Mary Wortley Montagu’s description of discovering the concept of inoculation against smallpox, in Adrianople, Turkey in 1717:
I am going to tell you a thing that I am sure will make you wish yourself here. The small-pox, so fatal, and so general amongst us, is here entirely harmless by the invention of ingrafting, which is the term they give it. There is a set of old women who make it their business to perform the operation every autumn, in the month of September, when the great heat is abated. People send to one another to know if any of their family has a mind to have the small-pox: they make parties for this purpose, and when they are met (commonly fifteen or sixteen together), the old woman comes with a nut-shell full of the matter of the best sort of small-pox, and asks what veins you please to have opened. She immediately rips open that you offer to her with a large needle (which gives you no more pain than a common scratch), and puts into the vein as much venom as can lie upon the head of her needle, and after binds up the little wound with a hollow bit of shell; and in this manner opens four or five veins. The Grecians have commonly the superstition of opening one in the middle of the forehead, in each arm, and on the breast, to mark the sign of the cross, but this has a very ill effect, all these wounds leaving little scars, and is not done by those that are not superstitious, who choose to have them in the legs, or that part of the arm that is concealed. The children or young patients play together all the rest of the day, and are in perfect health to the eighth. Then the fever begins to seize them, and they keep their beds two days, very seldom three. They have very rarely above twenth or thirty in their faces, which never mark; and in eight days’ time they are as well as before their illness. Where they are woundeed, there remain running sores during the distemper, which I don’t doubt is a great relief to it. Every year thousands undergo this operation; and the French embassador [sic] says pleasantly, thay they take the small-pox here by way of diversion, as they take the waters in other countries. There is no example of any one that has died in it; and you may believe I am very well satisfied of the safety of the experiment, since I intend to try it on my dear little son.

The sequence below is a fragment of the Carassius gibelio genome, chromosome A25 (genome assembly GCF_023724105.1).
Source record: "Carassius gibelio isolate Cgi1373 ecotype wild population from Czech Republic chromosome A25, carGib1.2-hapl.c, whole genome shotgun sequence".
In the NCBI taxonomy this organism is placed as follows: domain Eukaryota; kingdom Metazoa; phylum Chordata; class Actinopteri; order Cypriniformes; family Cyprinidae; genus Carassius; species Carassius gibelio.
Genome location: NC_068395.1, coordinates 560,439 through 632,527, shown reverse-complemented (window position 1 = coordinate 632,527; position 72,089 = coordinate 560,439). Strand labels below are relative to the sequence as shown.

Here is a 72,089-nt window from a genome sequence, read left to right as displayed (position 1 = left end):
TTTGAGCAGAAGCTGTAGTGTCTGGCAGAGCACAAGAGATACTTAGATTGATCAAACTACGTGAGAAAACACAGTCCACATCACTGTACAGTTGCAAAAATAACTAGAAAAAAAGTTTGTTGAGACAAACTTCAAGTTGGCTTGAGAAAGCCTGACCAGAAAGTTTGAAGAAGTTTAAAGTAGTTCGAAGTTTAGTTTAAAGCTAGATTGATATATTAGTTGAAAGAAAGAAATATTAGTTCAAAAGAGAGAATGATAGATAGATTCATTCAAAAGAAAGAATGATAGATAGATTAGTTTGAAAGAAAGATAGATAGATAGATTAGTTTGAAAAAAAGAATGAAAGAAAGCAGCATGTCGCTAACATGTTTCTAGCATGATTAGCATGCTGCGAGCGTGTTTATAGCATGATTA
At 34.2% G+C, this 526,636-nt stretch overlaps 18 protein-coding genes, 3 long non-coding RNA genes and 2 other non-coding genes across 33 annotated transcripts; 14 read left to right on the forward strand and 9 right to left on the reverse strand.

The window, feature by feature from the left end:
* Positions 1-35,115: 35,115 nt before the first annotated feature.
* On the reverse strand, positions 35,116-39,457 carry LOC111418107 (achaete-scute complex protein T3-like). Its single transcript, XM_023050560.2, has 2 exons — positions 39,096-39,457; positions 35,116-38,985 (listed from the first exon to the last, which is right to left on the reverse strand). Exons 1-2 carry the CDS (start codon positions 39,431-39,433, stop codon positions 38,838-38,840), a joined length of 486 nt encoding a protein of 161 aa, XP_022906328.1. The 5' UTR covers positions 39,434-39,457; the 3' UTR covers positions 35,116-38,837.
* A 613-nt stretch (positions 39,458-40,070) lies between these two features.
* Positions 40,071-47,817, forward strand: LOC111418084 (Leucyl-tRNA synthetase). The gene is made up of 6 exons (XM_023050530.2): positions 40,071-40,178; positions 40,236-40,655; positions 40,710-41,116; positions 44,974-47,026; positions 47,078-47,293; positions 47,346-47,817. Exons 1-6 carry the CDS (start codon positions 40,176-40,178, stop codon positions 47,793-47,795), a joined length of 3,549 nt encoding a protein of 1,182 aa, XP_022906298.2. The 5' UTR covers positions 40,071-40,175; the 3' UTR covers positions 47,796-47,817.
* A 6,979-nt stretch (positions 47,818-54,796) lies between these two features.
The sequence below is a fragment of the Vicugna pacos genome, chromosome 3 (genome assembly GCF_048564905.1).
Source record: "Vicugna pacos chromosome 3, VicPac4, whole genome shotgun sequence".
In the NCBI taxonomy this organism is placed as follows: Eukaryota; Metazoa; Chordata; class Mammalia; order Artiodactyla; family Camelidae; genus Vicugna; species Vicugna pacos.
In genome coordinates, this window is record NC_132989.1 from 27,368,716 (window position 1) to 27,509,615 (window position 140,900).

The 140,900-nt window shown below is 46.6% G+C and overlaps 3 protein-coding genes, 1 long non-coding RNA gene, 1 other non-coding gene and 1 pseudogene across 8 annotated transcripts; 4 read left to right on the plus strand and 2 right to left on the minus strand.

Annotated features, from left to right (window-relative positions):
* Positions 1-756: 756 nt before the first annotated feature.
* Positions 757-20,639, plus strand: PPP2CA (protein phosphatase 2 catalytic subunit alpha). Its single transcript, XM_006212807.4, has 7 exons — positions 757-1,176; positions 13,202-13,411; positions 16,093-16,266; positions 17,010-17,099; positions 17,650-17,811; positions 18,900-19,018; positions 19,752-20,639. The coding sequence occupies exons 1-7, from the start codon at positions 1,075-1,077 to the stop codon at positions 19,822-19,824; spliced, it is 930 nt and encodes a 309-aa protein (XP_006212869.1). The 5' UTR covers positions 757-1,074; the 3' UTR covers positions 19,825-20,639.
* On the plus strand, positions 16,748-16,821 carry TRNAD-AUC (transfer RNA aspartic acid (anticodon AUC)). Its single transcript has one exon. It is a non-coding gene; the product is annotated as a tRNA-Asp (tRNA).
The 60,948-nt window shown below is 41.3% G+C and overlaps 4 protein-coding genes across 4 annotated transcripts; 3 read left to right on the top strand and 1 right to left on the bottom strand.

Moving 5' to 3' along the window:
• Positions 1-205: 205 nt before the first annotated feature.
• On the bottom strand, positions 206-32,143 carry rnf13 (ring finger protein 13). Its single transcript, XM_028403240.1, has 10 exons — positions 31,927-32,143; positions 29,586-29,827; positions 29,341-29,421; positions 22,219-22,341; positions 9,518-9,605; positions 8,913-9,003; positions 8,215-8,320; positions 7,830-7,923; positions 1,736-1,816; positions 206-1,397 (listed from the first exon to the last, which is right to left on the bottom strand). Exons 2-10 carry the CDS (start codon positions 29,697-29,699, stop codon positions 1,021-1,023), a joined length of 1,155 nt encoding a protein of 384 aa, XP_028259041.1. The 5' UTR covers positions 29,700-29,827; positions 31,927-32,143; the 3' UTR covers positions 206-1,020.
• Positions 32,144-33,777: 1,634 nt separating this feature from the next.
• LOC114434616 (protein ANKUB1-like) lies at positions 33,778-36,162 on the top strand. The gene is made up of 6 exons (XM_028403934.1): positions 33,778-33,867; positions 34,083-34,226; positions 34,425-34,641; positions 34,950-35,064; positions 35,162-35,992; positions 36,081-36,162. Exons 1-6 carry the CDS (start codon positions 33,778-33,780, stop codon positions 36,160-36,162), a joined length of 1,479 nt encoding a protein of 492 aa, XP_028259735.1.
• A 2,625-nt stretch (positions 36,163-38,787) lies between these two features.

I am patriot enough to take pains to bring this useful invention into fashion in England; and I should not fail to write to some of our doctors very particularly about it, if I knew any one of them that I thought had virtue enough to destroy such a considerable branch of their revenue for the good of mankind. But that distemper is too beneficial to them not to expose to all their resentment the hardy wight that should undertake to put an end to it. Perhaps, if I live to return, I may, however, have courage to war with them.
Which, of course, she did. Love the cynicism about the altruism of doctors at the time, though.